the weblog of Alan Knox

Problems with Questions

Posted by on Jun 17, 2010 in blog links | 5 comments

Problems with Questions

So, my friend Eric at “A Pilgrim’s Progress” says we should “Keep Asking Questions.” (And, I can talk about him now, because according to his blog he’s out of town.)

But, I’ve found that it’s difficult to ask questions. I mean, it’s not difficult for me to ask question. But, sometimes, it’s difficult to ask questions to other people without them creating false dichotomies.

Let me give you some examples.

When I ask if the church should meet for worship or for edification, it’s sometimes assumed that I don’t think Christians should worship. Why is that?

When I question the validity of the modern day office of pastor, people often ask me why I don’t like leaders. Why?

When I ask why we put so much emphasis on the sermon (i.e., a unidirectional monologue), I’m occasionally asked why I don’t appreciate Scripture. Are they the same?

So, I think asking questions is very good. But, when you’re asking questions, sometimes your questions are misunderstood.


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  1. 6-17-2010

    You forgot the big one. If you question church traditions people ask why you hate the church.

  2. 6-17-2010


    Yes, that is a big one… and a common one.


  3. 6-17-2010


    I think Eric has hit the nail on the head. It’s because of fellows like he and you, Arthur, and quite a few others, that many are encouraged regarding life in the family of God.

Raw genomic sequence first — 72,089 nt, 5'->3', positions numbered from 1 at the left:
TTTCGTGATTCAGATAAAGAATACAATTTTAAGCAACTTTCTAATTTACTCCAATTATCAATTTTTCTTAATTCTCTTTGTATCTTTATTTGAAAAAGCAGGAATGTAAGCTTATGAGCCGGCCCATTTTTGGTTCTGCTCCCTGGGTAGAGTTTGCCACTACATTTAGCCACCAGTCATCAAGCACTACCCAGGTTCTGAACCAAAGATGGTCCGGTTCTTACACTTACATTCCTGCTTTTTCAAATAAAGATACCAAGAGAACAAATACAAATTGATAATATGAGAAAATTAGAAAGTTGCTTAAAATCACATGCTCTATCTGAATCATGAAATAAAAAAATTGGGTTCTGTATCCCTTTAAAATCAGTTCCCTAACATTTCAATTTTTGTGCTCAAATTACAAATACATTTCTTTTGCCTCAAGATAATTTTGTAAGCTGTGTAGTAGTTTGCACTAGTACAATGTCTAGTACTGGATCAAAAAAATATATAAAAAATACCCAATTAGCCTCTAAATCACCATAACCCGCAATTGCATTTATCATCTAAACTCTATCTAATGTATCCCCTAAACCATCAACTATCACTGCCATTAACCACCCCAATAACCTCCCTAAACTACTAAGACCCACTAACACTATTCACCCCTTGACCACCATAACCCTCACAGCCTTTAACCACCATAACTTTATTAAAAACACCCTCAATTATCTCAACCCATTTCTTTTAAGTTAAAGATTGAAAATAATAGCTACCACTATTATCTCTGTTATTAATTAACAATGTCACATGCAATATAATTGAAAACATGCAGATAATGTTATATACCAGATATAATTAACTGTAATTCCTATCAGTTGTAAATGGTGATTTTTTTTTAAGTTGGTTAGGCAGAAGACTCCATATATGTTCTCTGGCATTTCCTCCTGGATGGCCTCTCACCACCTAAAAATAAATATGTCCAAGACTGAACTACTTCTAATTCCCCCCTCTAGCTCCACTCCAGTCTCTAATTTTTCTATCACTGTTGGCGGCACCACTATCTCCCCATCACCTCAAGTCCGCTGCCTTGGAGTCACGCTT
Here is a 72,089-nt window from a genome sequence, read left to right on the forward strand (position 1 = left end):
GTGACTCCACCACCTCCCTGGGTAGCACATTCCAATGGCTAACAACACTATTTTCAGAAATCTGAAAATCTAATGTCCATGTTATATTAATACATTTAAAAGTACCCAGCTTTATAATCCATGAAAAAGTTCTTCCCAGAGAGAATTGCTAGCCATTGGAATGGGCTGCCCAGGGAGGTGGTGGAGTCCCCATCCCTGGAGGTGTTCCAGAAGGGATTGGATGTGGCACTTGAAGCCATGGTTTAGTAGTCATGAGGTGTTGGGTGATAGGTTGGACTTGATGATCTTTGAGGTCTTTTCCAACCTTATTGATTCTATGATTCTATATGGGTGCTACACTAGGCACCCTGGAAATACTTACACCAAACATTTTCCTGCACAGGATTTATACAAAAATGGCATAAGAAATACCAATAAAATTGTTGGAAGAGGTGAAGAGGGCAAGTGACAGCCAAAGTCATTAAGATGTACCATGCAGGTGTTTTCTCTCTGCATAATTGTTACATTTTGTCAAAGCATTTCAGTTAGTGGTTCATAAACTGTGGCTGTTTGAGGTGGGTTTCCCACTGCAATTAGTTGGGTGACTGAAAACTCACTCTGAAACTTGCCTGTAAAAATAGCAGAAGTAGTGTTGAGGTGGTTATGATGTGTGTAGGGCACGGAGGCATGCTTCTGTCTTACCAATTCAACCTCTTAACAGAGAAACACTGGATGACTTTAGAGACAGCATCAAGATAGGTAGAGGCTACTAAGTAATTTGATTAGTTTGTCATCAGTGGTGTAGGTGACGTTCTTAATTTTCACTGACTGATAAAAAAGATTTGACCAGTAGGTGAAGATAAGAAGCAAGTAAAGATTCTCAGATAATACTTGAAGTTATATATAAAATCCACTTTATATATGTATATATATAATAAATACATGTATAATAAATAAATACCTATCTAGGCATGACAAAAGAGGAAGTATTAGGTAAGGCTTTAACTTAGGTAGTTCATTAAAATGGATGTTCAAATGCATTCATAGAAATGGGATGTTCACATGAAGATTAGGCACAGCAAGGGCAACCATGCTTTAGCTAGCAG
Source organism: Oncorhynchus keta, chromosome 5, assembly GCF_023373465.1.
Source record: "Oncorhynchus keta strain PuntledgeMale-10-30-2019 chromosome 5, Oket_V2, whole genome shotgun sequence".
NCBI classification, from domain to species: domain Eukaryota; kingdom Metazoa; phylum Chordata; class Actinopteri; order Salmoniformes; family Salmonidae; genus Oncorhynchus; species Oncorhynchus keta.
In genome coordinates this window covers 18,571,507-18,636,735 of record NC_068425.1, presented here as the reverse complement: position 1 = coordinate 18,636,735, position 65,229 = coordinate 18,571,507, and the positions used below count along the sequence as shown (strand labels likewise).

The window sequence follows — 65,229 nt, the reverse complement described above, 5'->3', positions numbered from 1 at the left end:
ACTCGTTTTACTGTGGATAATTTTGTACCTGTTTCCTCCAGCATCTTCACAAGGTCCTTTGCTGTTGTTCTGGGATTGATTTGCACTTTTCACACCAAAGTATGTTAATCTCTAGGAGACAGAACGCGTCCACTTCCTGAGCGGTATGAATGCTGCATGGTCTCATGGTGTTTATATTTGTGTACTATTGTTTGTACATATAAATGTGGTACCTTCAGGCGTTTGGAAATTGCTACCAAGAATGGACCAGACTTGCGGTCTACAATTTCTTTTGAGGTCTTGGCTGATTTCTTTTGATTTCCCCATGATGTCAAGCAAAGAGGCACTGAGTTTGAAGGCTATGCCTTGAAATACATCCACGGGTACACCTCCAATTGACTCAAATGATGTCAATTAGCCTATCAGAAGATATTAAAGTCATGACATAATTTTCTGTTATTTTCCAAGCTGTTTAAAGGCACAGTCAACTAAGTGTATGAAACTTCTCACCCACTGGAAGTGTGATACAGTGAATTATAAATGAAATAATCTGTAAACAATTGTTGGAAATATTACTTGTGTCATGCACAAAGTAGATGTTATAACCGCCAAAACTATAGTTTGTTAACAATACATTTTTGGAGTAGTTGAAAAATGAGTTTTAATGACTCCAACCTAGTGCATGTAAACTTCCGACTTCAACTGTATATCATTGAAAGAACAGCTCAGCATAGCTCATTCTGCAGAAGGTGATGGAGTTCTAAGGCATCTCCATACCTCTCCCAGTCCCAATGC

As to “creating false dichotomies”, with many, and maybe most, I’m convinced it is mostly an avoidance mechanism. They simply have no answers, and, perish the thought that there may even be answers.

    I mean, only a moron would ask questions which challenge sacrosanct tradition!

  4. 6-18-2010

    Boy could I ramble on about this topic. Over the last few years I’ve learned first-hand how threatening questions can be in regards to ones spirituality and beliefs (the traditional/biblical role of pastor being the latest).

    I believe that one of the biggest hindrances is our inability to remove our personal connections and preferences. For example, “I like church and my pastor is a nice guy, so therefore I will not even look into the possibility of anything being wrong within the institution that is organized religion.” Unless one is willing to set aside personal interests, abandoning all to allow God to define what is right, offense is sure.

    Sadly, many would rather not discuss their views and how they stand beside God’s Word. It would seem that some would rather blatantly ignore even the possibility of being found in error than explore what they believe and why. The Body absolutely must forsake Her own desires and preferences and ask questions if She’s ever to mature together in unity.

  5. 6-18-2010

    Aussie John,

    “Avoidance mechanism”? Could be. That gives me something to think about. 🙂


    Yes, I’ve noticed that you’re tackling some of these questions (and answers) on your blog. I’ve enjoyed them greatly!